I've encountered countless founders with grand visions and dreams of building the next big thing. However, a common pattern I've observed is the fading enthusiasm once they hit a certain milestone, often around the €1M revenue mark. This shift in mindset brings up an essential question for founders: How big do you want your venture to be, and is the VC-funded path the right one for you?

Hitting significant revenue milestones can sometimes lead to a change in perspective. Founders often start to weigh the risks and responsibilities that come with scaling up. It's at this juncture that the initial drive can wane, and the reality of what it takes to build a large-scale venture sets in.

Understanding your ambitions and limitations:

  1. Personal goals vs. Business goals: Founders must introspect and align their personal goals with their business ambitions. If the aim is to build a lifestyle business that offers stability and satisfaction on a smaller scale, the high-growth, high-risk VC path might not be suitable.
  2. The commitment to scale: VC funding is not just about getting financial backing; it comes with the expectation of rapid growth and significant returns. Founders need to be prepared for the long haul, which often means intense workloads, high-stakes decision-making, and a constant push for growth.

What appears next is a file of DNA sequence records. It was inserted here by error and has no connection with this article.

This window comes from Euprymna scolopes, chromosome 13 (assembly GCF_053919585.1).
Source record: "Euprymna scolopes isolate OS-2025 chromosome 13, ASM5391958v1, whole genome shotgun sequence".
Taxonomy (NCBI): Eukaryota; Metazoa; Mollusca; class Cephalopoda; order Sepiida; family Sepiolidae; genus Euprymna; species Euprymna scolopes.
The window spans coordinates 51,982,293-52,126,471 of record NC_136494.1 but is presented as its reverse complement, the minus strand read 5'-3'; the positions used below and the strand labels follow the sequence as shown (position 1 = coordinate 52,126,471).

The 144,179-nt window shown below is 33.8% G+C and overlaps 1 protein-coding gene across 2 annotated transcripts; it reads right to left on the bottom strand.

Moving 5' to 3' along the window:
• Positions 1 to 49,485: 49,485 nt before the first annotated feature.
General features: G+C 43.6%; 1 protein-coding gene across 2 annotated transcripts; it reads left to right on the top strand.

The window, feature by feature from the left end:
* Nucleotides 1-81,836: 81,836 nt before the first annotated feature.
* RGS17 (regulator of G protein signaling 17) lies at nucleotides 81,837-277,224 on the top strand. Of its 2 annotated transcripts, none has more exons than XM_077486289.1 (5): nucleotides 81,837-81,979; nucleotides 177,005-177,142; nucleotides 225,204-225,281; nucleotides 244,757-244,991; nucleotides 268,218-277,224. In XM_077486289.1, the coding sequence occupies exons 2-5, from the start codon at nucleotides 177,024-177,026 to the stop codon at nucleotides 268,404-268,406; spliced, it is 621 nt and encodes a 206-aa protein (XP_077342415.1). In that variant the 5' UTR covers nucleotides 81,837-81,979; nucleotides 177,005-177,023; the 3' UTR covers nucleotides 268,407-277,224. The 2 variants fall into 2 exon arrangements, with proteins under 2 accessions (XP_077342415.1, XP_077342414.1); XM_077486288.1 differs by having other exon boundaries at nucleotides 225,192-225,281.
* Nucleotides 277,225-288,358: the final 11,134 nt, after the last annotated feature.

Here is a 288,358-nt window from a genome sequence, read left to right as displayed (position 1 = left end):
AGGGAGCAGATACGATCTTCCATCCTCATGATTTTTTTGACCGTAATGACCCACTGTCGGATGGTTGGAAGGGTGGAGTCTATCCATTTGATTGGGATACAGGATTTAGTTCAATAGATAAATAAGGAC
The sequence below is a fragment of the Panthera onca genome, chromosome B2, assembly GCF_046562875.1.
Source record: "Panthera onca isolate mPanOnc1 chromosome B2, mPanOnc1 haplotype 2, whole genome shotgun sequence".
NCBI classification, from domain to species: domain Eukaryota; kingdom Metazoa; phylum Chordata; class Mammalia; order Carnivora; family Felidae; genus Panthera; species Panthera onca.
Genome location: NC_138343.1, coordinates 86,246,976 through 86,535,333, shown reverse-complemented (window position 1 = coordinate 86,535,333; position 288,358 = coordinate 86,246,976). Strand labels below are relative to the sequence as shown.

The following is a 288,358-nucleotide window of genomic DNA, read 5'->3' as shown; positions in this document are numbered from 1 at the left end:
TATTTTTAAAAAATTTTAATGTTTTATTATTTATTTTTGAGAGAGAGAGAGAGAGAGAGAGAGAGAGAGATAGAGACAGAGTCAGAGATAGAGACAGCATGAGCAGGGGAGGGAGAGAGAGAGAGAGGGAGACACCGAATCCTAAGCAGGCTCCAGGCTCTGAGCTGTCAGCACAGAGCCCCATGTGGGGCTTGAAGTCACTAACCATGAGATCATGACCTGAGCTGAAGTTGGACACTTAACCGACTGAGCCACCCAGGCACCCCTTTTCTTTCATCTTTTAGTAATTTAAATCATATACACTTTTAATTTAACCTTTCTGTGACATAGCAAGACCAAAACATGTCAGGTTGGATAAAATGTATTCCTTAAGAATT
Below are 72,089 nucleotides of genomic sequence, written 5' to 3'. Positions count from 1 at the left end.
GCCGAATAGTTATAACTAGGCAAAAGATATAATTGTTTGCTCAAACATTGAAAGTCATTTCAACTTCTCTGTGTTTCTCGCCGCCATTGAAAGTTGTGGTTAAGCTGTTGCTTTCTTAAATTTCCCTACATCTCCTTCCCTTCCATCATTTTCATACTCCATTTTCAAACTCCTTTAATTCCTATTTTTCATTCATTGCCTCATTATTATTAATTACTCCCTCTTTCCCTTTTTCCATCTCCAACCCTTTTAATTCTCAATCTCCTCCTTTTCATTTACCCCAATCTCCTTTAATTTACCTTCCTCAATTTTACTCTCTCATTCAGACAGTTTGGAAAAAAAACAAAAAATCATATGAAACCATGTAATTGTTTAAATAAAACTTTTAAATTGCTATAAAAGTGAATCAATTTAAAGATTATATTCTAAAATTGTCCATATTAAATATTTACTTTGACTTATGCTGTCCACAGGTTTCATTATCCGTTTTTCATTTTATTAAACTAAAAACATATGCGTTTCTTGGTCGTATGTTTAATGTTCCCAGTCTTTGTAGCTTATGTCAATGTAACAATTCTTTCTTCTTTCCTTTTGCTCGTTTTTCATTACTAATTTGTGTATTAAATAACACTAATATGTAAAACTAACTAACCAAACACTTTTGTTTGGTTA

The VC perspective:

  1. Growth expectations: As VCs, we're looking for businesses that have the potential to scale massively. We invest in companies that show promise for significant market disruption and high returns.
  2. The fit for VC funding: Not every successful business is a fit for VC funding. Founders need to evaluate whether their business model, market potential, and personal aspirations align with what VCs seek.

Navigating the decision:

  1. Realistic self-assessment: Founders should honestly assess their appetite for risk, commitment to aggressive growth, and personal vision for their business's future.
  2. Seeking the right funding route: If a founder's vision is more aligned with steady, manageable growth, other funding options like bootstrapping, bank loans, or angel investors might be more appropriate.


Dreaming big is the essence of entrepreneurship, but it's equally important to be realistic about the path you choose. For founders at the crossroads, the decision to pursue VC funding should be made with a clear understanding of the demands and expectations that come with it. Remember, building a successful business doesn't always mean taking the VC route; it means taking the route that aligns best with your vision and goals.

The reality check for aspiring founders: is the VC route right for you?

How big do you want your venture to be, and is the VC-funded path the right one for you?